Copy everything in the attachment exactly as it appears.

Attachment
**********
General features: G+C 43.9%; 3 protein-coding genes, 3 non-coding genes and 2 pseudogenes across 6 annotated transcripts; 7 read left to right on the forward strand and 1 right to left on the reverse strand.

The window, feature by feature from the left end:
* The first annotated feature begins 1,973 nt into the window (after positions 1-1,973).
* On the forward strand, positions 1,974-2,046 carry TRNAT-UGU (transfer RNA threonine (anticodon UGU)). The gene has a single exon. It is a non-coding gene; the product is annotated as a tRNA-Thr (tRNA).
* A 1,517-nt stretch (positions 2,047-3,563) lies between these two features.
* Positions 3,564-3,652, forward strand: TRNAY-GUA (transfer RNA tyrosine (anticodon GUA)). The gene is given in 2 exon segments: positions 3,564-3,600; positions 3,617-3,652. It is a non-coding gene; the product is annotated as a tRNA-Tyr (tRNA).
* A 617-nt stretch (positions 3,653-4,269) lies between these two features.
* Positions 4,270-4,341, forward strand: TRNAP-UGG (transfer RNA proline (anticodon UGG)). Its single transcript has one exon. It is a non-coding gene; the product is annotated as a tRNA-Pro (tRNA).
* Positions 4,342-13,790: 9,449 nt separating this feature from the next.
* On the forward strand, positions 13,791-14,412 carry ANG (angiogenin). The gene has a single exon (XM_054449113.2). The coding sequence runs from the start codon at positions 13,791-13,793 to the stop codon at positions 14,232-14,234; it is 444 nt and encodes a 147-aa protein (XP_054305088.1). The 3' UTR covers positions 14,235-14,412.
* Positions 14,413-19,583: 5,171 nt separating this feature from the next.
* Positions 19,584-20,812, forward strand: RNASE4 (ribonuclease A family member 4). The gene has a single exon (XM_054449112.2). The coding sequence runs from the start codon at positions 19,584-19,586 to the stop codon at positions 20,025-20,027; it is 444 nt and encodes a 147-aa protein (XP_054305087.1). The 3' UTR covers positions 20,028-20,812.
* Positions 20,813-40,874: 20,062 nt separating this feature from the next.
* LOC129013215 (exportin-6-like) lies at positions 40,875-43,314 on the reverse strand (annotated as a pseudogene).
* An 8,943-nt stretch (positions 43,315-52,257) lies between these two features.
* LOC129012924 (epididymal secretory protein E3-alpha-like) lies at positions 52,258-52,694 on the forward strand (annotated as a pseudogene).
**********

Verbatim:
General features: G+C 43.9%; 3 protein-coding genes, 3 non-coding genes and 2 pseudogenes across 6 annotated transcripts; 7 read left to right on the forward strand and 1 right to left on the reverse strand.

The window, feature by feature from the left end:
* The first annotated feature begins 1,973 nt into the window (after positions 1-1,973).
* On the forward strand, positions 1,974-2,046 carry TRNAT-UGU (transfer RNA threonine (anticodon UGU)). The gene has a single exon. It is a non-coding gene; the product is annotated as a tRNA-Thr (tRNA).
* A 1,517-nt stretch (positions 2,047-3,563) lies between these two features.
* Positions 3,564-3,652, forward strand: TRNAY-GUA (transfer RNA tyrosine (anticodon GUA)). The gene is given in 2 exon segments: positions 3,564-3,600; positions 3,617-3,652. It is a non-coding gene; the product is annotated as a tRNA-Tyr (tRNA).
* A 617-nt stretch (positions 3,653-4,269) lies between these two features.
* Positions 4,270-4,341, forward strand: TRNAP-UGG (transfer RNA proline (anticodon UGG)). Its single transcript has one exon. It is a non-coding gene; the product is annotated as a tRNA-Pro (tRNA).
* Positions 4,342-13,790: 9,449 nt separating this feature from the next.
* On the forward strand, positions 13,791-14,412 carry ANG (angiogenin). The gene has a single exon (XM_054449113.2). The coding sequence runs from the start codon at positions 13,791-13,793 to the stop codon at positions 14,232-14,234; it is 444 nt and encodes a 147-aa protein (XP_054305088.1). The 3' UTR covers positions 14,235-14,412.
* Positions 14,413-19,583: 5,171 nt separating this feature from the next.
* Positions 19,584-20,812, forward strand: RNASE4 (ribonuclease A family member 4). The gene has a single exon (XM_054449112.2). The coding sequence runs from the start codon at positions 19,584-19,586 to the stop codon at positions 20,025-20,027; it is 444 nt and encodes a 147-aa protein (XP_054305087.1). The 3' UTR covers positions 20,028-20,812.
* Positions 20,813-40,874: 20,062 nt separating this feature from the next.
* LOC129013215 (exportin-6-like) lies at positions 40,875-43,314 on the reverse strand (annotated as a pseudogene).
* An 8,943-nt stretch (positions 43,315-52,257) lies between these two features.
* LOC129012924 (epididymal secretory protein E3-alpha-like) lies at positions 52,258-52,694 on the forward strand (annotated as a pseudogene).